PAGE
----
A short, gripping, and powerful tale. Not a believer in the proposed worldview, but found it fascinating nonetheless.
Hannah Love
Feb 06, 2017 Hannah Love rated it it was ok
Shelves: english-major
Literally just read about men trying to make it to shore for an hour. That was literally the whole plotline.
Evelina Rumenova
Feb 11, 2017 Evelina Rumenova rated it it was amazing
A quick and enjoyable read. It held me in suspense until the very end.
Jan 05, 2017 Gina rated it it was amazing
Another great American classic by the author of Red Badge of Courage. A fictionalized account of his own experience as a shipwreck survivor.
Kimberly Erskine
May 27, 2012 Kimberly Erskine rated it did not like it
I just finished reading Stephen Crane’s “The Open Boat” for my US Lit class. I have never read anything by Stephen Crane before and his story wasn’t really my usual preferred style, but I actually really enjoyed this story.

I feel like this story was mainly about hope and not giving up despite hardships you may face. In this story a bunch of men are sailing on rough waters. Their boat isn’t in very good shape and they fear that they will sink and drown before reaching land. They are constantly on
E. Elizabeth
Dec 22, 2014 E. Elizabeth rated it liked it
Rating clarification: 3.5 stars

(A spoiler-free review)

I was exhausted after reading this story. Crane stuck me in a rickety little boat with four shipwrecked men, and I felt their fear, their hope, and their grim determination. He conveys problems I would never have thought of: the challenge of switching places in an unstable dingy, for example. His descriptions were so vivid that I wondered if he had undergone something like this himself. After I finished the story, I discovered that it was he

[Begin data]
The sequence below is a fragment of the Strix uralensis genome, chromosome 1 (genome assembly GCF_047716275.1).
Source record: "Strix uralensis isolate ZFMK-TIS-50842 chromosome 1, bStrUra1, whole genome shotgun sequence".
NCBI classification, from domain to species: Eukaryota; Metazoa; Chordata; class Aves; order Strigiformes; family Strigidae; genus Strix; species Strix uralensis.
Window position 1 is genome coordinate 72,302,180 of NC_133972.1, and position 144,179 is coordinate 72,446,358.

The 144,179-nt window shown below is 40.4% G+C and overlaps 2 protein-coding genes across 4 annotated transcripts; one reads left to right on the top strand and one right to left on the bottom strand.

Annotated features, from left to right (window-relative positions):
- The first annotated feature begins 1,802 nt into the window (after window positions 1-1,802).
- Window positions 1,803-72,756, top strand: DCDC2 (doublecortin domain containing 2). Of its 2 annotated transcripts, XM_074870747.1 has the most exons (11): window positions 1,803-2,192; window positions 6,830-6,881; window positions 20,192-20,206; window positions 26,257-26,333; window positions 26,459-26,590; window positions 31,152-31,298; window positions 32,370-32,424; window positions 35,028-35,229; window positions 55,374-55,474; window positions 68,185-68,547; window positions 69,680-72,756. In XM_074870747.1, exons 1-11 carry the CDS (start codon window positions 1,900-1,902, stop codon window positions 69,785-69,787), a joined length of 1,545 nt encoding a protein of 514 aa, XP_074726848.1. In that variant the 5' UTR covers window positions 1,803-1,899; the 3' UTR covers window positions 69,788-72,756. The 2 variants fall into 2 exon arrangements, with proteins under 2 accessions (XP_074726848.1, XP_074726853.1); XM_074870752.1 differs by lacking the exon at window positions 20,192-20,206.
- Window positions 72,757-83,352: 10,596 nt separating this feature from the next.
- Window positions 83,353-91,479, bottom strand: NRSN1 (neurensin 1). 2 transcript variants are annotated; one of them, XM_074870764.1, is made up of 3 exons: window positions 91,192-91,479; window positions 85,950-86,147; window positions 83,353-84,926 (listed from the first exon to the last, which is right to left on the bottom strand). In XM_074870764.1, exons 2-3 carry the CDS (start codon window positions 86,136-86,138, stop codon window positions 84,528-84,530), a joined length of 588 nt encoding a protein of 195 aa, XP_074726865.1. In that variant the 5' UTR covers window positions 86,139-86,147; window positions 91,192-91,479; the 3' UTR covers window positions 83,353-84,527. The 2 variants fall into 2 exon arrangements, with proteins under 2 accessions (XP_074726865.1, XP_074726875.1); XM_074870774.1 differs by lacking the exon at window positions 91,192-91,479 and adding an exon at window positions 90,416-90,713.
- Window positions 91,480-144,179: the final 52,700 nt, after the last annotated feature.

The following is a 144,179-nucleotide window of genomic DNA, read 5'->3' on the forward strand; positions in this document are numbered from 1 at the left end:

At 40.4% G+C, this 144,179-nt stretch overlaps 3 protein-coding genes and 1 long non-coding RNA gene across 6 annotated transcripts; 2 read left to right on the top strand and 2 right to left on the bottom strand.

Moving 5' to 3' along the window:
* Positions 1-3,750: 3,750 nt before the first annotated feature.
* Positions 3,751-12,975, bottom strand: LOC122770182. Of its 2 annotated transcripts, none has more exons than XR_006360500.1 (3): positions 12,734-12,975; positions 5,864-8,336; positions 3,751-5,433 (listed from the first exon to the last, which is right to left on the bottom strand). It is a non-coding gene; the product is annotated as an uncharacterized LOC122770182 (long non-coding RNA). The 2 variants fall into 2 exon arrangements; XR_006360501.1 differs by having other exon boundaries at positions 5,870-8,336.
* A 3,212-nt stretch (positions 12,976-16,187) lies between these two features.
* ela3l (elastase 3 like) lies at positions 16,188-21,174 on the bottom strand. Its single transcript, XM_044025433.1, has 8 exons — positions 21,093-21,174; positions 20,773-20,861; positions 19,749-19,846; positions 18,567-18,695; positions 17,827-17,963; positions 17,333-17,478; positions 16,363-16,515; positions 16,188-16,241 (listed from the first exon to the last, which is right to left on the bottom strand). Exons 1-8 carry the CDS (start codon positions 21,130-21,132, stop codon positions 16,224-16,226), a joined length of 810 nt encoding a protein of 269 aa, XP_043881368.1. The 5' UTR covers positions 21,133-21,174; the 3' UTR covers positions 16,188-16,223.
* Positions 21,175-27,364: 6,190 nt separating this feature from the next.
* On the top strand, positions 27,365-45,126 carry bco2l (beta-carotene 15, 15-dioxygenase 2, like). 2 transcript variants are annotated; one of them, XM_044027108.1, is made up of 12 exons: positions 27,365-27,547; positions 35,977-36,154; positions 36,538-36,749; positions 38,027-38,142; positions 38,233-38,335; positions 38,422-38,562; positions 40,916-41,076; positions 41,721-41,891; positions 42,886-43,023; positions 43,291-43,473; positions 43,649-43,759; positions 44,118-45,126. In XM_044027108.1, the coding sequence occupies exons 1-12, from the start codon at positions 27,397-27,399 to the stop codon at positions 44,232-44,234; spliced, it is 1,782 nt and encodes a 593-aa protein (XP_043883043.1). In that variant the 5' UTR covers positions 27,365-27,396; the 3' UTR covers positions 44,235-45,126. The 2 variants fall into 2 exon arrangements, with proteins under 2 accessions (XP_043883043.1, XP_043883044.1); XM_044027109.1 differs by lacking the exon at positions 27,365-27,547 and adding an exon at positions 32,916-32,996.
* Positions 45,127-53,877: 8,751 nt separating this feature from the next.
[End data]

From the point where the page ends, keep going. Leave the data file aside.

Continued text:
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Stephen Crane was an American novelist, poet and journalist, best known for the novel Red Badge of Courage. That work introduced the reading world to Crane's striking prose, a mix of impressionism, naturalism and symbolism. He died at age 28 in Badenweiler, Baden, Germany.

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“When it occurs to a man that nature does not regard him as important, and that she feels she would not maim the universe by disposing of him, he at first wishes to throw bricks at the temple, and he hates deeply the fact that there are no bricks and no temples.” 85 likes
“A singular disadvantage of the sea lies in the fact that after successfully surmounting one wave you discover another behind it just as important and just as nervously anxious to do something effective in the way of swamping boats. In a ten-foot dinghy one can get an idea of the resources of the sea in the line of waves that is not probable to the average experience, which is never at sea in a dinghy.” 6 likes